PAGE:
Title

Variation in GABA-Immunoreactive Neurons Across Three Stylommatomorpha Gastropods

Date

6-1-2017 11:00 AM

End Time

1-6-2017 1:00 PM

Location

WUC Pacific Room

Department

Biology

Session Chair

Jeff Snyder

Session Chair

Michael Baltzley

Session Title

The Kenneth M. Walker Scholarship in Biology poster Session

Faculty Sponsor(s)

Michael Baltzley

Presentation Type

Poster session

Abstract

There is typically little variation in the structure of nervous systems of closely related species, but there is often variation in the size, number, and location of individual neurons. To explore the variation of nervous systems among several gastropod species, GABA-immunoreactive (GABA-IR) cells were identified in the grey field slug Deroceras reticulatum. GABA-IR cells were chosen in order to compare results to previously unpublished data from the garden snail Cornu aspersum and the scarlett-backed taildropper slug Prophysaon vanattae. All three species are gastropods in the clade Stylommatomorpha and are found in the Pacific Northwest. We expected to find same number of GABA-IR neuron clusters across the different species but also expected to find that the number of cells within those clusters varied across species. In all three species, GABA-IR clusters were found in both the cerebral ganglia and in the fused pedal, plural, visceral and parietal ganglia. Buccal ganglia tended to have individual GABA-IR cells rather than clusters. An analysis of the number of GABA-IR neurons in the various ganglia will also be presented.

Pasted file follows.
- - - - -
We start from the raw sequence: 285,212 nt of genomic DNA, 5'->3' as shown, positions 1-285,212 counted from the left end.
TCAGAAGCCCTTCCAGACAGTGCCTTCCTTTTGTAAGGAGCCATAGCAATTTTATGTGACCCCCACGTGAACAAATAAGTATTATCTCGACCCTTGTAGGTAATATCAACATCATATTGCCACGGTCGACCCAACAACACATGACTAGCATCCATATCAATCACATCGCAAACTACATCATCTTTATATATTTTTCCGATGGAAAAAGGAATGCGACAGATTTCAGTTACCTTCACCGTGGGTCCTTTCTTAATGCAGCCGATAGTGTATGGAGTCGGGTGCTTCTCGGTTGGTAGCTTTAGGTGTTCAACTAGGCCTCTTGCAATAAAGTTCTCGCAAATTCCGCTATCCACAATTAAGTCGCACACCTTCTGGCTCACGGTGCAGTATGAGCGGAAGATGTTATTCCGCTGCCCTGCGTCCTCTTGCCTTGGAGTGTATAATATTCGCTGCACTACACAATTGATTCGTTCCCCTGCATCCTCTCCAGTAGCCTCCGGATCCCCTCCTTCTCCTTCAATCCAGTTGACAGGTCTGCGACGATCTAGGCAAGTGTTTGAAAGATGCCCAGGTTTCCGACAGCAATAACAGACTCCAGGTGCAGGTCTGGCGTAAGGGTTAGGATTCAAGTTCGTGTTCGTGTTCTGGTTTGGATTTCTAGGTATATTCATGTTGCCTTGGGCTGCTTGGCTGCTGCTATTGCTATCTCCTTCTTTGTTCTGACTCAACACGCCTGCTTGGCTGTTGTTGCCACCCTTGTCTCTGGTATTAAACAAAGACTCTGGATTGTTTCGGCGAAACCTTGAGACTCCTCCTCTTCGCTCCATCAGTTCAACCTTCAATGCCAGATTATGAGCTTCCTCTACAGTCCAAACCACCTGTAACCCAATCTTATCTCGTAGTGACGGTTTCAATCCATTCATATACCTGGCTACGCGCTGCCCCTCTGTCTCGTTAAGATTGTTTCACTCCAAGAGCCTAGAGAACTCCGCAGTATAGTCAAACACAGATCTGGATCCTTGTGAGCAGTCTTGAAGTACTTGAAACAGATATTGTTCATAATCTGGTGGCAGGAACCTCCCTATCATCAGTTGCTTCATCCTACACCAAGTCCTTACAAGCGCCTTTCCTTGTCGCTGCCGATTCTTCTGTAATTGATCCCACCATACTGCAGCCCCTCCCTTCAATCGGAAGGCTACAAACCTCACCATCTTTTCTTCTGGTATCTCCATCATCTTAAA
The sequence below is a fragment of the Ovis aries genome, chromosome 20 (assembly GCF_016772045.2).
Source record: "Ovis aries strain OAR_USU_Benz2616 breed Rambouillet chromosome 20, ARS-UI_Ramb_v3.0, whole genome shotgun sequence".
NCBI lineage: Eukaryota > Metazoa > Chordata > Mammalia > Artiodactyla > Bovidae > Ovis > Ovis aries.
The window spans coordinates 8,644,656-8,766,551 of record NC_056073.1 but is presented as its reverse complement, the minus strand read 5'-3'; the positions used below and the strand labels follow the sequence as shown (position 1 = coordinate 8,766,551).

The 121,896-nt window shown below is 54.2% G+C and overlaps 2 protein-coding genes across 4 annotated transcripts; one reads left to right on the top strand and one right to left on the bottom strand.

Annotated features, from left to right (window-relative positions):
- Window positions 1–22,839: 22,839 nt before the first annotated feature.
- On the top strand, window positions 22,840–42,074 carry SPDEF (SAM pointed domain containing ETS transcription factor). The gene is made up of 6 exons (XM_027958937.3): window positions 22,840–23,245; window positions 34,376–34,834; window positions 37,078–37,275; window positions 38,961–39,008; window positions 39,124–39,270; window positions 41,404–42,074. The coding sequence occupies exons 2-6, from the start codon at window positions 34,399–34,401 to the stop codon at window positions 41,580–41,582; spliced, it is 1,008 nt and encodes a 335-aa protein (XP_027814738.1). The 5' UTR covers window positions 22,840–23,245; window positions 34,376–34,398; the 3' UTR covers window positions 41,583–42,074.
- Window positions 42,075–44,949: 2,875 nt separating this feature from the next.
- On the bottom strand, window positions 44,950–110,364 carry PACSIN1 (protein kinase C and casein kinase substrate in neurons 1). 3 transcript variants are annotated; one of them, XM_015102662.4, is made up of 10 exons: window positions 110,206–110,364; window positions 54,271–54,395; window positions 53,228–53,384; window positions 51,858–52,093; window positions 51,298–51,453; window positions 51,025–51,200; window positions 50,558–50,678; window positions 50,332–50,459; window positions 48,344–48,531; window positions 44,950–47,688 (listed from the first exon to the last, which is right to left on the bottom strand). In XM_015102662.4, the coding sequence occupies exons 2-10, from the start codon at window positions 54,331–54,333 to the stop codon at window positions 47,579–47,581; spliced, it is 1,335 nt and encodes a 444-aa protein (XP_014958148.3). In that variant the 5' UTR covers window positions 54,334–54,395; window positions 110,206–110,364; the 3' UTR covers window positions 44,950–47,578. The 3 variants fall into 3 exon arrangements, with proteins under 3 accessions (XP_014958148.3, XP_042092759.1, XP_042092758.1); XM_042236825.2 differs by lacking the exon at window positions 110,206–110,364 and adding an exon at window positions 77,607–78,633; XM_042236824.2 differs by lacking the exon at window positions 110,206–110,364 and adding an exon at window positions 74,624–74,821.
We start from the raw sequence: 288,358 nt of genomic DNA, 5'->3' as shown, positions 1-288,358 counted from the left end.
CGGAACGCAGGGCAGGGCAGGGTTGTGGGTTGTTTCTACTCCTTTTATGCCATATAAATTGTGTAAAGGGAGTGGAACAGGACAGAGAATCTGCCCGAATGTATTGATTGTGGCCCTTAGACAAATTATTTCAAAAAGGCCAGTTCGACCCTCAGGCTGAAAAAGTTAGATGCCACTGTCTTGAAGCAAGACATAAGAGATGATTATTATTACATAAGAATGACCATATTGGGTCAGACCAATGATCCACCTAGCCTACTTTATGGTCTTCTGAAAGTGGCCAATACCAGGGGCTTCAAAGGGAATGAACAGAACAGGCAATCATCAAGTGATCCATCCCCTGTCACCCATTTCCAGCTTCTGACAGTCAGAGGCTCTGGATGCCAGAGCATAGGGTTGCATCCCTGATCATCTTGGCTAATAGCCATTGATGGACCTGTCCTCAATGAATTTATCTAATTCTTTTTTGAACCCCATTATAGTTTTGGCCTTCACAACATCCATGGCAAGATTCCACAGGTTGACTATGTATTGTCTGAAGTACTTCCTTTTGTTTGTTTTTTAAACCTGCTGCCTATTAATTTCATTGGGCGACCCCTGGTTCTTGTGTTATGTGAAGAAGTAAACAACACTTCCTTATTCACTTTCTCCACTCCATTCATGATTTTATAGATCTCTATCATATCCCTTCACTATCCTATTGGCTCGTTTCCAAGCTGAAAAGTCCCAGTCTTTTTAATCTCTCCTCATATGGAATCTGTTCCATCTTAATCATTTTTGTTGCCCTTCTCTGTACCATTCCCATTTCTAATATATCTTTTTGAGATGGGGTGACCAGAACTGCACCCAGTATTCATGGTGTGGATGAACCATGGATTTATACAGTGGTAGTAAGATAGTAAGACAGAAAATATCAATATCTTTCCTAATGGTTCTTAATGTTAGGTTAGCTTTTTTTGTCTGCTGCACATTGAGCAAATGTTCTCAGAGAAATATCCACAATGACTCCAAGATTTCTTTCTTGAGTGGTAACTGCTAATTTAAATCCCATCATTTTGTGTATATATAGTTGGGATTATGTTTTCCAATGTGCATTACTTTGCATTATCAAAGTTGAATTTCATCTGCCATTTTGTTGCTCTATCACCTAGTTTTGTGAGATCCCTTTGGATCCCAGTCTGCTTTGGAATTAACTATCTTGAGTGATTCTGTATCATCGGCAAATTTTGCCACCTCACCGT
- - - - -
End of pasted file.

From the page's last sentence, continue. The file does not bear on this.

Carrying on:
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Jun 1st, 11:00 AM Jun 1st, 1:00 PM

Variation in GABA-Immunoreactive Neurons Across Three Stylommatomorpha Gastropods

WUC Pacific Room

There is typically little variation in the structure of nervous systems of closely related species, but there is often variation in the size, number, and location of individual neurons. To explore the variation of nervous systems among several gastropod species, GABA-immunoreactive (GABA-IR) cells were identified in the grey field slug Deroceras reticulatum. GABA-IR cells were chosen in order to compare results to previously unpublished data from the garden snail Cornu aspersum and the scarlett-backed taildropper slug Prophysaon vanattae. All three species are gastropods in the clade Stylommatomorpha and are found in the Pacific Northwest. We expected to find same number of GABA-IR neuron clusters across the different species but also expected to find that the number of cells within those clusters varied across species. In all three species, GABA-IR clusters were found in both the cerebral ganglia and in the fused pedal, plural, visceral and parietal ganglia. Buccal ganglia tended to have individual GABA-IR cells rather than clusters. An analysis of the number of GABA-IR neurons in the various ganglia will also be presented.